This is important to note because there have been a number of notable shootings in Australia, in which the victims were family members.

In 2014, in Lockhart, New South Wales, a farmer shot his wife and three children before killing himself.

And in 2018, seven people—three adults and four children—were found dead at a property in the rural town of Osmington, Western Australia. The victims were found with gunshot wounds and two firearms were also recovered from the scene.

One incident in 2019 in which four people were killed in Darwin, Northern Territory, was initially reported by some media outlets as a mass shooting.

The man responsible, at trial, plead guilty to three murders and one case of manslaughter. The manslaughter conviction appears to have subsequently altered some of the reporting of the event as a mass shooting.

So, while there have been shootings in Australia in which four or more victims were killed, it can be argued that, under a stricter definition of 'mass shootings,' Australia has had no such cases since 1996.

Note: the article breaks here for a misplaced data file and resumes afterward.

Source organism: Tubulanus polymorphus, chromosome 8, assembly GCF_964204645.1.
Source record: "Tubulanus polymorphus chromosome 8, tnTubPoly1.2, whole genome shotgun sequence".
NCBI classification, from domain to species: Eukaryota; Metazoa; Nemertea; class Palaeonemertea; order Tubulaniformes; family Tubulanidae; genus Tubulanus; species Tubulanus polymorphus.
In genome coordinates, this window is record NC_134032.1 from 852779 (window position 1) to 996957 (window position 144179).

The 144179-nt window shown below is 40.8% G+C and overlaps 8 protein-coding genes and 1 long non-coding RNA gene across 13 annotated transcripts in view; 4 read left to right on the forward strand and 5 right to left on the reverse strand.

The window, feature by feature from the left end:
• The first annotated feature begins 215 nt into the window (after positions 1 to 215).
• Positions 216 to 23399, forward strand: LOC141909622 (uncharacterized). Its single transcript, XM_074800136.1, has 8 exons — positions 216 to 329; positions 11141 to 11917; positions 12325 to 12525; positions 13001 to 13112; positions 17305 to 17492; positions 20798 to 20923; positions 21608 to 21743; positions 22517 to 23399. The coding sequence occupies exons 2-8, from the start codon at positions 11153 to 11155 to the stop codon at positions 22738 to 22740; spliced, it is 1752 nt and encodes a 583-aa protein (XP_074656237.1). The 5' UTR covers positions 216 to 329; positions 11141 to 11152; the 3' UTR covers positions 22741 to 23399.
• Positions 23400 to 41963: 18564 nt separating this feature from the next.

School Shootings Have Increased in the US
Statista data shows that mass shootings at schools across the U.S. have increased dramatically in recent years. Newsweek/Statista

Whatever the definition, the number of fatal shootings in Australia plummeted after Port Arthur, sitting in stark contrast to the the U.S., which has recorded more than 100 mass shootings since then, three of which have already taken place in 2022, according to figures cited by MotherJones. The number of such incidents in schools has also risen dramatically, according to Statista data.

Nonetheless, this does not mean (as some have claimed) that Australia has surrendered its guns, with statistics demonstrating an increase in the number of gun imports and the number of firearms in possession of each gun owner.

The Ruling

Fact Check - Half True

Half True.

While it is true that Australians were forced to sell their now-illegal firearms back to the state in the aftermath of the Port Arthur massacre, the country does permit restricted private firearm sales. Evidence suggests that the number of firearms reported in Australia has in fact increased since 1996. But after gun ownership laws were tightened, the country has experienced far fewer mass shootings since 1996—perhaps none at all, under some definitions—in contrast to the U.S. which has recorded more than 100.

FACT CHECK BY Newsweek's Fact Check team